Copyright © 2016 by Leslye Joy Allen. All Rights Reserved.
I had to learn the hard way not to rely solely on
American-born brothers who
talk plenty smack and talk plenty righteousness about
how we Black folk have work to do, but at the same time demand
that I keep my mouth shut about the mess that affects me as a woman and all
that infects us/we as a people…
I had to learn the hard way that many of my brothers did not
arrive speaking with American accents, but
some had/have foreign accents so thick that I
need(ed) someone to decipher what they were saying, but
what they said mattered less than what they did…
I learned that plenty Josés and Juans and Ahmads and Maliks and
Etiennes and Lúcios and Willies and Sams
of my world
and my hemisphere
weighed in on matters that affected my life as a Black woman when
so many other so-called brothers assumed that my problems as a Black female
would be handled by someone else or
handled by me by myself…
I had to learn the hard way that my definition of “brother” needed to remain
outside of my typical geographic boundaries of what I/We call the USA
and we either grab hold of each other as kith and kin
or we drown in the waters waiting for
some definition that none of us could live with anyway.
– Leslye Joy Allen, Copyright © 2016. All Rights Reserved.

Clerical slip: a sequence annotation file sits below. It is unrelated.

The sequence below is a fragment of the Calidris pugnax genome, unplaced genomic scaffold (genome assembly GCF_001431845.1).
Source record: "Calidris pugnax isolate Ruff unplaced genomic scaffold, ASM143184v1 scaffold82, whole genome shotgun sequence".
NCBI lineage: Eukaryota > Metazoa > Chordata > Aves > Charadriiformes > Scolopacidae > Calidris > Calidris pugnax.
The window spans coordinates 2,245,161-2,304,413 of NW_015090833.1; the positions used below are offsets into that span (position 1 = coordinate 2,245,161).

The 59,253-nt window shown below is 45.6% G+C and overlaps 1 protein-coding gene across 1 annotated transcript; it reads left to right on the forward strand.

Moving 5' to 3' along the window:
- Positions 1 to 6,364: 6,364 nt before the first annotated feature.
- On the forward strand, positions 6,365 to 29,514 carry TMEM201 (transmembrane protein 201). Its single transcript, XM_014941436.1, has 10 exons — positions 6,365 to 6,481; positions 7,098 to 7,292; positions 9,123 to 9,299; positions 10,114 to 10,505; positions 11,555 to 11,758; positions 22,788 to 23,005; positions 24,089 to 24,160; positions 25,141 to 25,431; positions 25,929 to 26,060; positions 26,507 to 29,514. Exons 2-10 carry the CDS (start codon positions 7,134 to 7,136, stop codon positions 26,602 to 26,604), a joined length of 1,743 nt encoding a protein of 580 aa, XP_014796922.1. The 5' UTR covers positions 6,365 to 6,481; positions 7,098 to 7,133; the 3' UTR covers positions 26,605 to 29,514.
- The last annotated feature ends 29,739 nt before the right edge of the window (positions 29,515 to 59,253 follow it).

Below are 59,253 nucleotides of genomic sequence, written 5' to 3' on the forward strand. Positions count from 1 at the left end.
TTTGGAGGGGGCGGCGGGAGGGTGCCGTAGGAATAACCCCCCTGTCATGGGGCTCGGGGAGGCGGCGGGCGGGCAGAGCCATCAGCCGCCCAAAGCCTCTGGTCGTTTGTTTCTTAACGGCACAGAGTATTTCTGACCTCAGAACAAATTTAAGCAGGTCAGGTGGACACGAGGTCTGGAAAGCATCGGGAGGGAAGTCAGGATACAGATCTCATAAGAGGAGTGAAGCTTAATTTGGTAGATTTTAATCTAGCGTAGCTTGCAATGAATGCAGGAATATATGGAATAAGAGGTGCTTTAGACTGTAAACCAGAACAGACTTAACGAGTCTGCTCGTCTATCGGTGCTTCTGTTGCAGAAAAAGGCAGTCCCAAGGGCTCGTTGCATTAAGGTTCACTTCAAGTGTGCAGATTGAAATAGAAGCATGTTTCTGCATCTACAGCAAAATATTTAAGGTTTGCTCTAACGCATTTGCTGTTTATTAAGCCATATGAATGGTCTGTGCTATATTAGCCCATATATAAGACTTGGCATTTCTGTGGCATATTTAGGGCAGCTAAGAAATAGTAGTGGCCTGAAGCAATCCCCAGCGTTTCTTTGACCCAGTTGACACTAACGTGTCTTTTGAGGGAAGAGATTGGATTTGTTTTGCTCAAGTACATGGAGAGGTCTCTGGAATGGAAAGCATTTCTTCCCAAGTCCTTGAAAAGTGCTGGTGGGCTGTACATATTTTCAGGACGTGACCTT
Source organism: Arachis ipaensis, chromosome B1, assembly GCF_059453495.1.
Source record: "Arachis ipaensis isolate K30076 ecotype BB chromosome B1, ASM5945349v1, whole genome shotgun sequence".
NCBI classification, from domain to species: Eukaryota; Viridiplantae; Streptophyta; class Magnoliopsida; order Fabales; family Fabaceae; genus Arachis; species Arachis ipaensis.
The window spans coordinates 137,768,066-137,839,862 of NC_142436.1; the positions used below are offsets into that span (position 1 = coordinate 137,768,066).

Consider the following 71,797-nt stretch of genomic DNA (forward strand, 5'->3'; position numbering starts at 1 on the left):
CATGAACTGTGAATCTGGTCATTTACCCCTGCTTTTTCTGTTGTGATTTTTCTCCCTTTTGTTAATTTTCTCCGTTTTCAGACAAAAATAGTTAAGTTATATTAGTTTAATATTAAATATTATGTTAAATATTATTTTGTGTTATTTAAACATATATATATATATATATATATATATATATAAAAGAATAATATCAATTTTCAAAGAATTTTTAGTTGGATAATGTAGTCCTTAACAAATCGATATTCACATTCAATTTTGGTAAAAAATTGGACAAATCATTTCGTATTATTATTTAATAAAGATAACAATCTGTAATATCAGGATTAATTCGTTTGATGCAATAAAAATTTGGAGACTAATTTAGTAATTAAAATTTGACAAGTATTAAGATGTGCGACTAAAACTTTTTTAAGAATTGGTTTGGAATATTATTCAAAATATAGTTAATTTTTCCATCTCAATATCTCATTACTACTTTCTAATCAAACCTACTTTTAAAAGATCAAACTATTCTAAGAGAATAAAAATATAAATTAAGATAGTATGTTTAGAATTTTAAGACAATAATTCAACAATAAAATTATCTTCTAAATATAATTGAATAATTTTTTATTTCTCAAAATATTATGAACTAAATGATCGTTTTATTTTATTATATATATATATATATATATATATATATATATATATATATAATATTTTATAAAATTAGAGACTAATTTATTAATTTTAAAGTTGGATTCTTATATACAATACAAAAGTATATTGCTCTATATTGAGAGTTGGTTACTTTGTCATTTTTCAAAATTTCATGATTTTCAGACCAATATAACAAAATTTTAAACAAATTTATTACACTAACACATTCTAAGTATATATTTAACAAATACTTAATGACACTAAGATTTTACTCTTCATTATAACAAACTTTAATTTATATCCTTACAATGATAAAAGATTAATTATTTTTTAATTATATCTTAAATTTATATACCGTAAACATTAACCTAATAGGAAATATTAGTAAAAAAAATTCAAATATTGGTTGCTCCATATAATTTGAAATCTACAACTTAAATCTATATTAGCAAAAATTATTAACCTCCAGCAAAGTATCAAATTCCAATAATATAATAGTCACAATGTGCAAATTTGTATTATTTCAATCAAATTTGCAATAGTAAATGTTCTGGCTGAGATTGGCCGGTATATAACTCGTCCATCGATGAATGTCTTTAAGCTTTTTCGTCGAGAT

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well said my sister believe me as a man I hear it from both sides I just shake my head and keep it moving separating my self from the nonsense that they think is ense
There is much food for thought that needs to be carefully digested by many American born brothers. Thanks for pricking my consciousness with your perspective on this issue.
Thanks Brothers Harold and Harold Michael. Because we all were born and raised in the Western world with very heavy influences of that world in the USA, we tend to see ourselves as “US” and everybody else, forgetting that other peoples who are far less materially well-off have something to teach us in the great USA For example activist Kumi Naidoo–who is Indian but born and raised in South Africa and who identifies as Black–noted that the environmental and women’s movements were one and the same and interconnected because women raise most of the food in Africa. An environmental disaster has and will disproportionately affect those women who struggle to raise and feed their families. He also led the first Men’s March Against Domestic Violence of Women and Children in South Africa. Because I have been blessed with so many excellent professors who are not native Americans, I have been given the opportunity to weigh non-American approaches to certain problems. When there has been a problem with Black American women, I always get a swift response from Black men and Men of Color, but almost all of them are non-American. They don’t just see these problems as “women’s” problems, but view them as “one-half of the tribe is in trouble so pretty soon we all are going to be in trouble.” As much as I owe and love my own people, namely African Americans, I would be remiss if I did not acknowledge the influences of Dr. Waqas Khwaja of Pakistan, Dr. Juan Allende of Chile, and Dr. Emmanuel Konde of Cameroon, all of who challenged me, broadened my perspective, and fought ferociously against sexism in all of its forms, even when fighting against it made a lot of men uncomfortable. I owe them a lot.